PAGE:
On a more technical level, re-fungible tokens (RFTs) provide an even greater level of flexibility to a standard NFT. The RFT standard (described as a proposed ERC-1633) allows for an NFT asset (ERC-721) to be divided up as ERC-20 tokens.

interface RFT /* is ERC20, ERC165 */ {
function parentToken() external view returns(address _parentToken);
function parentTokenId() external view returns(uint256 _parentTokenId);
}

The ability to divide up an NFT into smaller “shares” has huge possibilities especially for NFTs that represent expensive assets. For example, an NFT can represent a real-estate property, and the RFTs can allow multiple individuals to receive corresponding shares to their investment in the property. Because RFTs are compatible with ERC20 tokens, this also can create a market for the fraction of the assets they represent which can range from fractional shares of stocks, partial ownership of property, and even the monetization of intellectual property.

Token Marketplaces in the Web3 Stack

NFTs and marketplaces are also an integral part of the Web3 stack. While NFT/RFTs exist on the blockchain layer, the marketplace is closest to the user to provide a friendly UI/UX for assets to be traded. By combining NFT/RFTs with various other parts of the Web3 stack, we can unlock faster, interoperable marketplaces with autonomous agents.

At the first layer, deploying NFT/RFTs on Conflux Network would utilize 3000+ transactions per second (TPS) to power applications ranging from DeFi transactions to purchasing digital assets in gaming. TPS no longer is an issue when using public blockchains as the ledger layer for NFTs. Rather than waiting minutes for assets to exchange and interact, games and other NFT interactions would experience near-instantaneous transactions with minuscule fees.

By adding token bridges, cross-chain NFTs can be created. This allows assets in NFT or RFT form to be traded across many different ecosystems and also helps drive a unified Web3 ecosystem rather than reliance on a single blockchain network to power all NFT activity. While gaming is the easiest implementation where users can trade assets between various games on different networks, this could also hold implications in real-world assets. Imagine buying and selling RFTs that represent land rights in blockchains that represent specific or even regulated markets in different countries, types of buildings, etc. The possibilities are endless.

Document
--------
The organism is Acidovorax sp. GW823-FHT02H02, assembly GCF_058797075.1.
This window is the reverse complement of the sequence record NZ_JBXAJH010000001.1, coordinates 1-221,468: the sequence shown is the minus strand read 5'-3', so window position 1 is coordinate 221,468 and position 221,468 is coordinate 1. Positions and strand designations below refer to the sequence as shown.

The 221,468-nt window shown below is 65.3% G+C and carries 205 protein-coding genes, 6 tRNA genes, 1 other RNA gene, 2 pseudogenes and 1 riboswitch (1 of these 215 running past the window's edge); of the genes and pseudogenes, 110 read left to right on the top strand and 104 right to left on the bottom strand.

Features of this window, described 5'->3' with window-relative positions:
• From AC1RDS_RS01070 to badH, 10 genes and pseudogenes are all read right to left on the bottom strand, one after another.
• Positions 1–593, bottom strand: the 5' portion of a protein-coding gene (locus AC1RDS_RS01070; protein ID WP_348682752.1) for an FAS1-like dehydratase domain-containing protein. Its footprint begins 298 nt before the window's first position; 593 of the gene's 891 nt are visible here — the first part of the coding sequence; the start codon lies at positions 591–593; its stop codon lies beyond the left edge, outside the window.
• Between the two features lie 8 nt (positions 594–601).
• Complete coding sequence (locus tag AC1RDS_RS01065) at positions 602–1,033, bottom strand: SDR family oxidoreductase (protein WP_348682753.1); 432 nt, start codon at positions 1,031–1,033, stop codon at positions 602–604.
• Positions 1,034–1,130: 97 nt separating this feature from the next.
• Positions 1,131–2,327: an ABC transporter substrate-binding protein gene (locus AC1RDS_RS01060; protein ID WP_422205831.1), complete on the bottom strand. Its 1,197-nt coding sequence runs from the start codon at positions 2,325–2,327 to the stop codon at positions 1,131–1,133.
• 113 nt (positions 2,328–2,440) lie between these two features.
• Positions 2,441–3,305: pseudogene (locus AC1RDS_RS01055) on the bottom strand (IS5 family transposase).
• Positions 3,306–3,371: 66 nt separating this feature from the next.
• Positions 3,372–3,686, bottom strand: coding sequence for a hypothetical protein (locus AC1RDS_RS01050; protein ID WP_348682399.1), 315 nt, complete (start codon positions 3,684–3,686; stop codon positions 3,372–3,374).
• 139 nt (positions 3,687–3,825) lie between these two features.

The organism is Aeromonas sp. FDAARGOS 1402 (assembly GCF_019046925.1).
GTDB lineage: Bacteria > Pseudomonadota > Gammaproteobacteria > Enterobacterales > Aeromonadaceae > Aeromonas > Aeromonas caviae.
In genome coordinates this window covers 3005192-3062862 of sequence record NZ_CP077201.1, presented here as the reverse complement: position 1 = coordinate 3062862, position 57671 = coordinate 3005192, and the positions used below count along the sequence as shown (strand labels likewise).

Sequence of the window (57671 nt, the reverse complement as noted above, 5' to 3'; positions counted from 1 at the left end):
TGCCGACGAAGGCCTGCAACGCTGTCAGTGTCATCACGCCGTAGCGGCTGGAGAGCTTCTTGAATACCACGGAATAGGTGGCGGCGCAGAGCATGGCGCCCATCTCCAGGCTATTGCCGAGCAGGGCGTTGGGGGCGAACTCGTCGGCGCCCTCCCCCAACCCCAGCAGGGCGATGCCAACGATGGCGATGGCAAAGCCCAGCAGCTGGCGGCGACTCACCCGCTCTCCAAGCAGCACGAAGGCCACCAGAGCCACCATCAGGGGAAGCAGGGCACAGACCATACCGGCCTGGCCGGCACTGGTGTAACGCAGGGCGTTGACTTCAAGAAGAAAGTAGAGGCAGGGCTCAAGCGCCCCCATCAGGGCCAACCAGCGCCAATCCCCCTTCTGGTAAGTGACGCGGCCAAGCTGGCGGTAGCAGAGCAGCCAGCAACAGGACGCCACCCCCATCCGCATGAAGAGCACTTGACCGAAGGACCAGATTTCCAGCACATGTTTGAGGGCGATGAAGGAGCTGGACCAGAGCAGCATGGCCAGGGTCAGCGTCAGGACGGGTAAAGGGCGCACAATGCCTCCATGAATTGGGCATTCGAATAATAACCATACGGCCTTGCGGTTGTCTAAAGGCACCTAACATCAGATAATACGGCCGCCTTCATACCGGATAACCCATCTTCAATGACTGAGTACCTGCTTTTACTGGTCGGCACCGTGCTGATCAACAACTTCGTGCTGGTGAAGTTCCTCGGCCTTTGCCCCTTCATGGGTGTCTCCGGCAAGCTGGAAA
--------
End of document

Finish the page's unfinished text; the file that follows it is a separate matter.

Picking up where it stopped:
Bridges can create cross-chain NFTs which could be applied to regulatory compliant blockchains for on-boarding property NFTs, then using a bridge to trade them on a network with a larger trading community, more marketplaces, and more diverse assets.

While marketplaces can be built to directly interact with blockchain networks, querying data like the history of an NFT can often be too slow. By adding decentralized query protocols, data can be queried in an efficient manner to create faster marketplaces. Users would be able to easily research the history of an NFT/RFT which can further inform the price discovery.

The real power of decentralized query is unlocked by introducing autonomous agents like Fetch AI’s Autonomous Economic Agents (AEAs). AI agents require information to train models and “learn,” and the speed of acquiring information is vital in trading assets to prevent price slippage. AEAs could use information from decentralized query protocols to trade NFT or RFTs across various networks and marketplaces. AEAs could even leverage skills to create NFTs like digital art for trading! While this may not seem applicable to gaming implementations, combining NFT marketplaces and AEAs could accomplish the vision of a fair data economy where data from individuals is bought and sold automatically.

Marketplaces powered by decentralized query to interact with cross-chain NFTs could provide an interface for autonomous agents to purchase and sell unique tokenized assets that range from digital game assets to personal data tokens.

At Conflux Network, we believe there are many different possibilities surrounding NFTs and RFTs, and that they are an under-utilized tool for transforming existing systems. While there are existing implementations of NFTs with gaming and art, Conflux Network unlocks even more potential with its technical advantages of 3000+ TPS while being more secure for applications to develop on through PoW and removing the potential for reentrancy attacks. NFTs have only just begun to tap into their full potential, and we believe that Conflux Network has the tools to fully unleash them.

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Conflux Network

Conflux Network

Conflux is a PoW + PoS hybrid first layer consensus blockchain for dApps that require speed at scale, without sacrificing decentralization.